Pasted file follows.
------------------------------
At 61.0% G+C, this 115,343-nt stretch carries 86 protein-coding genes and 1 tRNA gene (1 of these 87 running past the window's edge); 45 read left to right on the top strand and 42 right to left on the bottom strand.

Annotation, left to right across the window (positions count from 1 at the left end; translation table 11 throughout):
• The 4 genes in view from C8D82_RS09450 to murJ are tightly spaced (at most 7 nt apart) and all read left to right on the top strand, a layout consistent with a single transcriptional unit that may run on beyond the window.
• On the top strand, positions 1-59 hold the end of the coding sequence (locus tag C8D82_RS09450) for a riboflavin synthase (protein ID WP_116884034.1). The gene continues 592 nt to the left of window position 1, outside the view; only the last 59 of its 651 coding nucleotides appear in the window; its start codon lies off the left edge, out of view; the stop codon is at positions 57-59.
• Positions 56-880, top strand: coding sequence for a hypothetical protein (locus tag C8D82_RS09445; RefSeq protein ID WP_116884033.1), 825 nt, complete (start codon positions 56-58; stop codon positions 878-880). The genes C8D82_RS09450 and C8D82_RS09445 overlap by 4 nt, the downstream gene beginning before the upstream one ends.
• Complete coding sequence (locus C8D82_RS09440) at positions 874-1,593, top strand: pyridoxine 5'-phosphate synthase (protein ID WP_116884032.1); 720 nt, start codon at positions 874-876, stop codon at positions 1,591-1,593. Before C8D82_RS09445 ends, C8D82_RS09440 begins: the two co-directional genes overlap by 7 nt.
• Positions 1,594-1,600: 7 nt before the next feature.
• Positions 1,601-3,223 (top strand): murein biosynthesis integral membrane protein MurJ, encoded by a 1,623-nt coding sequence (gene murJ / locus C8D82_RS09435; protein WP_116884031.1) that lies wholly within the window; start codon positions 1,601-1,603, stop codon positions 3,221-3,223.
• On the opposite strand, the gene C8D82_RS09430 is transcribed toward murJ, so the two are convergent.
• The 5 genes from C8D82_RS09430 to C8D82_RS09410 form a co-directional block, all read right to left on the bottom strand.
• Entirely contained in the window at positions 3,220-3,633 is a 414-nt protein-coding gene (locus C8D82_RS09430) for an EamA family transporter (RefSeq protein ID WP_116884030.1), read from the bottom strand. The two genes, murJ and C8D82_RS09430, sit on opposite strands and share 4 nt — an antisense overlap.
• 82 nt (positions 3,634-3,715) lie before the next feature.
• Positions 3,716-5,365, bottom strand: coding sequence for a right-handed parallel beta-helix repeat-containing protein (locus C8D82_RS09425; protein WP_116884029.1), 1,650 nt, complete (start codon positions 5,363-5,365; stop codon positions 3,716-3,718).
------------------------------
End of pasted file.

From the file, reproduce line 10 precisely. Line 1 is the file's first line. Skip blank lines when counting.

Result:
• The 5 genes from C8D82_RS09430 to C8D82_RS09410 form a co-directional block, all read right to left on the bottom strand.